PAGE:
March is Women’s History Month! Today’s post comes from Danielle Sklarew in the National Archives History Office.
Like previous flights, I am undertaking this one solely because I want to, and because I feel that women now and then have to do things to show what women can do.
Amelia Earhart sent these words to President Franklin D. Roosevelt in 1936, just a year before her famous flight around the globe that ended with her mysterious death. Her words shine with a clear desire to inspire other women and show that women can be successful at daunting tasks, just as Earhart had done over and over again.
In the letter, Earhart asks FDR for his assistance in getting the Navy to allow her to stop at Midway Island to refuel her plane. Midway Island, also known as Midway Atoll, is a U.S. territory about halfway between the United States and the continent of Asia. Earhart thought the 2.4-square-mile island would be the perfect place to refuel so she would not have to fly straight from Hawaii to Tokyo.
Before Earhart took on this ambitious mission, she had already broken several records and achieved quite a number of accomplishments as a pilot. In 1922, Earhart set a record for reaching the highest altitude for a woman pilot, flying to 14,000 feet. Six years later, Earhart became the first woman to fly across the Atlantic Ocean. These achievements elevated her status as a celebrity; Earhart wrote a book about her record-breaking experience across the Atlantic and toured the country giving lectures.
In the following 10 years, Earhart continued to set aviation records for speed and distance. She also helped create a women’s aviation club, the Ninety-Nines, and was elected the first president. The organization still exists today and works to promote female pilots.
Earhart remains famous today not only for her achievements but also for her unresolved disappearance. Earhart disappeared in 1937 while attempting to complete the flight around the globe that she wrote to President Roosevelt about. Her plane was lost, and her body was never recovered. There are a few leading hypotheses about what happened to the daring pilot, but the mystery of her disappearance has somewhat become synonymous with the story of her life.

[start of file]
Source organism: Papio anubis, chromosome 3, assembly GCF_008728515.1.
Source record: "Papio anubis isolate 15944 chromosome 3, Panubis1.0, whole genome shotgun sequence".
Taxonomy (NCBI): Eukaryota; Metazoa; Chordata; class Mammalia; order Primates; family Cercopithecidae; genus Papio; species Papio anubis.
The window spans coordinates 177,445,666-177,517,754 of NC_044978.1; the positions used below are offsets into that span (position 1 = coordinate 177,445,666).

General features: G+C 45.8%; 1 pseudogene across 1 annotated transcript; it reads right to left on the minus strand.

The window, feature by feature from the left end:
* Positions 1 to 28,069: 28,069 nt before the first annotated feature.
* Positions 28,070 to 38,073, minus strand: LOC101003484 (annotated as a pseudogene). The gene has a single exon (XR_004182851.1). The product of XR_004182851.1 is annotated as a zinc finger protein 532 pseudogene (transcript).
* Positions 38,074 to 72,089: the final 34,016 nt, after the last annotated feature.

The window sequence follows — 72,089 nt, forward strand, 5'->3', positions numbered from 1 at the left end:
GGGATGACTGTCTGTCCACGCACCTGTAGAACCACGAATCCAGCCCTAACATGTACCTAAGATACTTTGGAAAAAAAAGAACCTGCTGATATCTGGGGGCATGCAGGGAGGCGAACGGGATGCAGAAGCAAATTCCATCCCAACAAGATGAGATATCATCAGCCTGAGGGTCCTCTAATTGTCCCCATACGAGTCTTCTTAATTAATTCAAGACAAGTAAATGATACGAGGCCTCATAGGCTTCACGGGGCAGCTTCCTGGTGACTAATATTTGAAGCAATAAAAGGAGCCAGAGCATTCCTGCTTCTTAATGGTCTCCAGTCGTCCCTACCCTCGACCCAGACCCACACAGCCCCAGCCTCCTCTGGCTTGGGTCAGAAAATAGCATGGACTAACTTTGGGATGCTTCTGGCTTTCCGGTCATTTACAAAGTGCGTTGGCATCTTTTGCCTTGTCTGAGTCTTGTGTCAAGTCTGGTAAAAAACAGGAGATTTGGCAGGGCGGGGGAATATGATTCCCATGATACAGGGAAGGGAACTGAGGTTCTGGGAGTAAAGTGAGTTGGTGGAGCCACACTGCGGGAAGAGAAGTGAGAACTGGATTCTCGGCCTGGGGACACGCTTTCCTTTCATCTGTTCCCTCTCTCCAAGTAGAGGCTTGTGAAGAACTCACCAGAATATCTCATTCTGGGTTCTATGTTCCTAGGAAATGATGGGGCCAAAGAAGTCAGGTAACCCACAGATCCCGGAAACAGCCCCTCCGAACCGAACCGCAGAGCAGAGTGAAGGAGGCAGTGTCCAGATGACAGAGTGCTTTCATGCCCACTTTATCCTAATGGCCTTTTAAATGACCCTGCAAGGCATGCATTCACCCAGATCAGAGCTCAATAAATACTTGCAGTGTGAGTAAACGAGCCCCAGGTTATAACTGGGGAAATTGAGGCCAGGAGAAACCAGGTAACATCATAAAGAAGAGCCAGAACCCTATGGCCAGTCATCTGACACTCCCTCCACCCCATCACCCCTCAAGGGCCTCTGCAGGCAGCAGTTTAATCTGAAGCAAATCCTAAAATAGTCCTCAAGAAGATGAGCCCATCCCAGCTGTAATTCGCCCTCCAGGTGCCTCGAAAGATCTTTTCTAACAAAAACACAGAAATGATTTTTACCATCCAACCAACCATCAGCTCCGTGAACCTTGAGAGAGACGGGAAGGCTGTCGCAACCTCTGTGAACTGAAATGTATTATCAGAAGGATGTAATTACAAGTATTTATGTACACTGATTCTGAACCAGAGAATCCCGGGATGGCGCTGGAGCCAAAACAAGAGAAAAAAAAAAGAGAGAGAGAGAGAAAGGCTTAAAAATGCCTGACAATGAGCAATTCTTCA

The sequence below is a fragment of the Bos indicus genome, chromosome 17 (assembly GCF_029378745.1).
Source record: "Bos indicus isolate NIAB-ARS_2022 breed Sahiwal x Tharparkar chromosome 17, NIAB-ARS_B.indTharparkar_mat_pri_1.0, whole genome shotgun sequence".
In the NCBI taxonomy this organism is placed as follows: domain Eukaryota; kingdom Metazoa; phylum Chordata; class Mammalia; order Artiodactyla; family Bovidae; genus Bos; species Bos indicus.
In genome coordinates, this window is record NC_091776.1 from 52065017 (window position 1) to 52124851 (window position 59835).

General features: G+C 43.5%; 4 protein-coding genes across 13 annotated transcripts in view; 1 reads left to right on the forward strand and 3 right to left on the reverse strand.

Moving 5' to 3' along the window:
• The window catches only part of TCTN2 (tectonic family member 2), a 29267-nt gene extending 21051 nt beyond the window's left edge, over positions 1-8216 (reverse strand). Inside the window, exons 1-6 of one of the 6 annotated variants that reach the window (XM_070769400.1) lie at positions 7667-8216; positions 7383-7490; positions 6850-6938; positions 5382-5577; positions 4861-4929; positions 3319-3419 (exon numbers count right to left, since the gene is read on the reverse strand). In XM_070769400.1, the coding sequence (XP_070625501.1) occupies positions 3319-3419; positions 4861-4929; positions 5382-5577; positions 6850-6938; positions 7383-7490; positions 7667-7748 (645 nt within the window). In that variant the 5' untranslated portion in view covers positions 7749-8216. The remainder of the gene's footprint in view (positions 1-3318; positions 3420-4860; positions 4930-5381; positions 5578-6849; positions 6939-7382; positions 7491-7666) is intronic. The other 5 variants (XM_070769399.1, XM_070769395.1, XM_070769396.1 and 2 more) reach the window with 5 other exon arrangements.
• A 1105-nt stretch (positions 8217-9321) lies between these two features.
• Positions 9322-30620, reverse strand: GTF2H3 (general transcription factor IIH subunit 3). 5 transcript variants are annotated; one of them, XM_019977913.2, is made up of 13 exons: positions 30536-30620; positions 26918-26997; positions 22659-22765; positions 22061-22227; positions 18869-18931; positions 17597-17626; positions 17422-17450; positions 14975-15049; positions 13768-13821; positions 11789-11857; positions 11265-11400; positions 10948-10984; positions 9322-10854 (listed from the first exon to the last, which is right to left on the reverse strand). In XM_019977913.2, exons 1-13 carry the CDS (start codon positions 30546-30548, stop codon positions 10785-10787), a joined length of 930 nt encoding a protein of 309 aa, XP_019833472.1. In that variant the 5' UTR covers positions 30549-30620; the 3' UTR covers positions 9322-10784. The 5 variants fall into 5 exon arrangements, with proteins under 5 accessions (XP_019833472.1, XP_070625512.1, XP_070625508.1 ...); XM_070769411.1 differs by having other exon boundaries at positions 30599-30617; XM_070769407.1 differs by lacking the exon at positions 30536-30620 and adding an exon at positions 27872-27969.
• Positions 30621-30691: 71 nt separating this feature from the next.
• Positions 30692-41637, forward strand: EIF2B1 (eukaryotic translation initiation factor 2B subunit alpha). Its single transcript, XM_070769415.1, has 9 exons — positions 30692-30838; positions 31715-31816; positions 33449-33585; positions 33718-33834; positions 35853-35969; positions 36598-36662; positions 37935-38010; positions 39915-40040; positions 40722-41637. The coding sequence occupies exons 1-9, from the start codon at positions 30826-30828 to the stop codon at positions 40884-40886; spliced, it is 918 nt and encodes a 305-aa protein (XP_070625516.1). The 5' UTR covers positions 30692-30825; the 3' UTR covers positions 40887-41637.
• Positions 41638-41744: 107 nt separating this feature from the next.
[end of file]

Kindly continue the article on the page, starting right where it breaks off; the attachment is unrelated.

Earhart’s story is remarkable not just for her achievements as a pilot but also because of what she accomplished at a time when women were constrained in what they could do. The 19th Amendment granting women the right to vote was not passed until 1920, only a year before Earhart began flying lessons.
Women in the 1920s had a bit more freedom to work than they had in earlier decades; however, it was still generally assumed that women should be home doing housework and be the primary caretakers for children. Earhart was married, but she did not let that constrain her from pursuing an incredibly bold career as a pilot.
While she may be the most famous, Earhart was not the first female pilot. In 1911, Harriet Quimby became the first woman to receive her pilot’s license. She was a barrier breaker, but the progress for women in the aviation industry was a slow one—by 1930 there were still only 200 female pilots. In the 1930s, the decade of Earhart, the number of women pilots multiplied drastically. By 1935, between 700 and 800 women had pilot’s licenses.
U.S. involvement in World War II opened more doors for women in the aviation industry. Because the war effort needed a larger workforce, more women had an opportunity to work for the military. Women were mechanics and flight controllers as well as pilots and also held other supporting jobs.
Despite this growth in opportunity for women in the aviation industry, women pilots today are still vastly outnumbered by men. Women make up an estimated 7 percent of pilots in the workforce today. While the numbers are small, the progress is apparent, and we can thank Earhart and the female pilots of our past for blazing the trail for these women to participate in the world of flight.
To learn more about records related to Amelia Earhart at the National Archives visit our website.